Arthur Schwartz is the Big Apple’s official foodie-about-town, a fellow who has fork-and-knived his way through the five boroughs. He knows his knish from his kasha, his bok choy from his bruschetta, his falafel from his frittata. And in Arthur Schwartz’s New York City Food, which won the IACP Award for Cookbook of the Year in 2005, he shared his gastronomic expertise, chronicling the city’s culinary history from its Dutch colonial start to its current status as the multicultural food capital of the world. The affordable new paperback edition is chock-full of the same fascinating lore, along with 160 recipes for American classics that either originated or were perfected in New York: Manhattan Clam Chowder, Eggs Benedict, Lindy’s cheesecake.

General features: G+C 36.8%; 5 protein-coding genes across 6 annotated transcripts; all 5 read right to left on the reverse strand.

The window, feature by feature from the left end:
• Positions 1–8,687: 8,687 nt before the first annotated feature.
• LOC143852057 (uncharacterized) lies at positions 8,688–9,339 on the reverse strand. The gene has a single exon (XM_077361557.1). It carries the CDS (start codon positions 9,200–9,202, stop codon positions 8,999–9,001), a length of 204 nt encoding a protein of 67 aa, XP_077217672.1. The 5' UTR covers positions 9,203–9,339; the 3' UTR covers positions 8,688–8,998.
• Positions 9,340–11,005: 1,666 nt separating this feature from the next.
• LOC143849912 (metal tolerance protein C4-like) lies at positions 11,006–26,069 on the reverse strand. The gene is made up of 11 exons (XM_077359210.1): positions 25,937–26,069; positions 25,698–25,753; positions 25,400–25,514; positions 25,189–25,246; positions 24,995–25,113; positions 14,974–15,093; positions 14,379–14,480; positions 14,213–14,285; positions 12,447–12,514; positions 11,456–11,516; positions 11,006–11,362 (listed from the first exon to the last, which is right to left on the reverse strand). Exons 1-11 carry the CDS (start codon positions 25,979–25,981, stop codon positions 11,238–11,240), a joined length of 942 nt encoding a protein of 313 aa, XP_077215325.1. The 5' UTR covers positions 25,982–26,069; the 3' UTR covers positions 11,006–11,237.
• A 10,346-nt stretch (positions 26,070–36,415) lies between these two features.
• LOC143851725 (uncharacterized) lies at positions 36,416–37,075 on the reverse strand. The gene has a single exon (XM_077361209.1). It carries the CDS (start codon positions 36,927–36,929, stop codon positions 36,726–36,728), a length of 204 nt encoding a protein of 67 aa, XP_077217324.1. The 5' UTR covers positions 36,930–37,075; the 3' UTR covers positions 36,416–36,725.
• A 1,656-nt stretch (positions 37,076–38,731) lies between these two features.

Throughout the book, Schwartz’s text is transporting, taking readers back to Delmonico’s, the Colony, and the Horn & Hardart Automats. Whether revealing how an obscure dish known as Omelet Surprise was transformed into the decidedly chichi dessert Baked Alaska; investigating why some Jewish restaurants came to be known as Roumanian steakhouses; or instructing readers on the way to bake a molten chocolate minicake worthy of Jean-Georges Vongerichten, Arthur Schwartz’s New York City Food is the ideal dining companion.